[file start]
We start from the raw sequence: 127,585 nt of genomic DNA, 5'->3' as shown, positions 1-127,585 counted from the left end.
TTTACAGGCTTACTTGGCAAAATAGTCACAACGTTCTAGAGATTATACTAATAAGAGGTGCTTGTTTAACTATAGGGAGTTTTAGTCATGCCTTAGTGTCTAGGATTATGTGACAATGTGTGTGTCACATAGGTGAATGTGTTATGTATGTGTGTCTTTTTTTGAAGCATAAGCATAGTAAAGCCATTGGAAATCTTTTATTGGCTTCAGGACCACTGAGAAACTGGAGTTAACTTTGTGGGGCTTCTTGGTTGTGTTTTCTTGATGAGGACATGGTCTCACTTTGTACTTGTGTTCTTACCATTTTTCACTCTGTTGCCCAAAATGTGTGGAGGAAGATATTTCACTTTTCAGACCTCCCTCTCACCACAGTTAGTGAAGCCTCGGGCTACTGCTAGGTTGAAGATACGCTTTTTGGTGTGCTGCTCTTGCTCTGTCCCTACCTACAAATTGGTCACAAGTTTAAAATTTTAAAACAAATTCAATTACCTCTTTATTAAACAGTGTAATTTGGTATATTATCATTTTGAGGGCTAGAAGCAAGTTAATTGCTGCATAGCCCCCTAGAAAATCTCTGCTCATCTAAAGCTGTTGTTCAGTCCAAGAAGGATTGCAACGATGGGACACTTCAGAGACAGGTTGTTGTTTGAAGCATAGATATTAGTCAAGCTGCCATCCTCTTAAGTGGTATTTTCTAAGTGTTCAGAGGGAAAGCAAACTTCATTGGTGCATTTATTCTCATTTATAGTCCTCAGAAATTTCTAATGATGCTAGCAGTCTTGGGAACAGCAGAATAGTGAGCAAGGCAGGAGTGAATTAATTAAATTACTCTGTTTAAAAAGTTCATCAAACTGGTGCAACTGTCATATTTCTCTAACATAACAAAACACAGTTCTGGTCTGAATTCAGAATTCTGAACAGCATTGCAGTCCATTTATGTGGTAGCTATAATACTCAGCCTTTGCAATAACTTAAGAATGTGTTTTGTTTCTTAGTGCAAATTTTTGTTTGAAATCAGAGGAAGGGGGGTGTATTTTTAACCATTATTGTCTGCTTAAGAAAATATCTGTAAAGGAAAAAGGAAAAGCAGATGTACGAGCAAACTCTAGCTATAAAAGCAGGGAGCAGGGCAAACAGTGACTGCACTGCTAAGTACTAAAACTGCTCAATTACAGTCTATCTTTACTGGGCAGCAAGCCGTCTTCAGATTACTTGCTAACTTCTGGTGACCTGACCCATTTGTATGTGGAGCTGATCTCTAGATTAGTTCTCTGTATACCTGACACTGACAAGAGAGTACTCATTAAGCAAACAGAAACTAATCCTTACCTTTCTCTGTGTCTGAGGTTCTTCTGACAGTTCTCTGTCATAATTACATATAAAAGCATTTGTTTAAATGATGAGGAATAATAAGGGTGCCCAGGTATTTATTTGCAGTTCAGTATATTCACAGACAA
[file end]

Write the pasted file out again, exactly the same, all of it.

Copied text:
We start from the raw sequence: 127,585 nt of genomic DNA, 5'->3' as shown, positions 1-127,585 counted from the left end.
TTTACAGGCTTACTTGGCAAAATAGTCACAACGTTCTAGAGATTATACTAATAAGAGGTGCTTGTTTAACTATAGGGAGTTTTAGTCATGCCTTAGTGTCTAGGATTATGTGACAATGTGTGTGTCACATAGGTGAATGTGTTATGTATGTGTGTCTTTTTTTGAAGCATAAGCATAGTAAAGCCATTGGAAATCTTTTATTGGCTTCAGGACCACTGAGAAACTGGAGTTAACTTTGTGGGGCTTCTTGGTTGTGTTTTCTTGATGAGGACATGGTCTCACTTTGTACTTGTGTTCTTACCATTTTTCACTCTGTTGCCCAAAATGTGTGGAGGAAGATATTTCACTTTTCAGACCTCCCTCTCACCACAGTTAGTGAAGCCTCGGGCTACTGCTAGGTTGAAGATACGCTTTTTGGTGTGCTGCTCTTGCTCTGTCCCTACCTACAAATTGGTCACAAGTTTAAAATTTTAAAACAAATTCAATTACCTCTTTATTAAACAGTGTAATTTGGTATATTATCATTTTGAGGGCTAGAAGCAAGTTAATTGCTGCATAGCCCCCTAGAAAATCTCTGCTCATCTAAAGCTGTTGTTCAGTCCAAGAAGGATTGCAACGATGGGACACTTCAGAGACAGGTTGTTGTTTGAAGCATAGATATTAGTCAAGCTGCCATCCTCTTAAGTGGTATTTTCTAAGTGTTCAGAGGGAAAGCAAACTTCATTGGTGCATTTATTCTCATTTATAGTCCTCAGAAATTTCTAATGATGCTAGCAGTCTTGGGAACAGCAGAATAGTGAGCAAGGCAGGAGTGAATTAATTAAATTACTCTGTTTAAAAAGTTCATCAAACTGGTGCAACTGTCATATTTCTCTAACATAACAAAACACAGTTCTGGTCTGAATTCAGAATTCTGAACAGCATTGCAGTCCATTTATGTGGTAGCTATAATACTCAGCCTTTGCAATAACTTAAGAATGTGTTTTGTTTCTTAGTGCAAATTTTTGTTTGAAATCAGAGGAAGGGGGGTGTATTTTTAACCATTATTGTCTGCTTAAGAAAATATCTGTAAAGGAAAAAGGAAAAGCAGATGTACGAGCAAACTCTAGCTATAAAAGCAGGGAGCAGGGCAAACAGTGACTGCACTGCTAAGTACTAAAACTGCTCAATTACAGTCTATCTTTACTGGGCAGCAAGCCGTCTTCAGATTACTTGCTAACTTCTGGTGACCTGACCCATTTGTATGTGGAGCTGATCTCTAGATTAGTTCTCTGTATACCTGACACTGACAAGAGAGTACTCATTAAGCAAACAGAAACTAATCCTTACCTTTCTCTGTGTCTGAGGTTCTTCTGACAGTTCTCTGTCATAATTACATATAAAAGCATTTGTTTAAATGATGAGGAATAATAAGGGTGCCCAGGTATTTATTTGCAGTTCAGTATATTCACAGACAA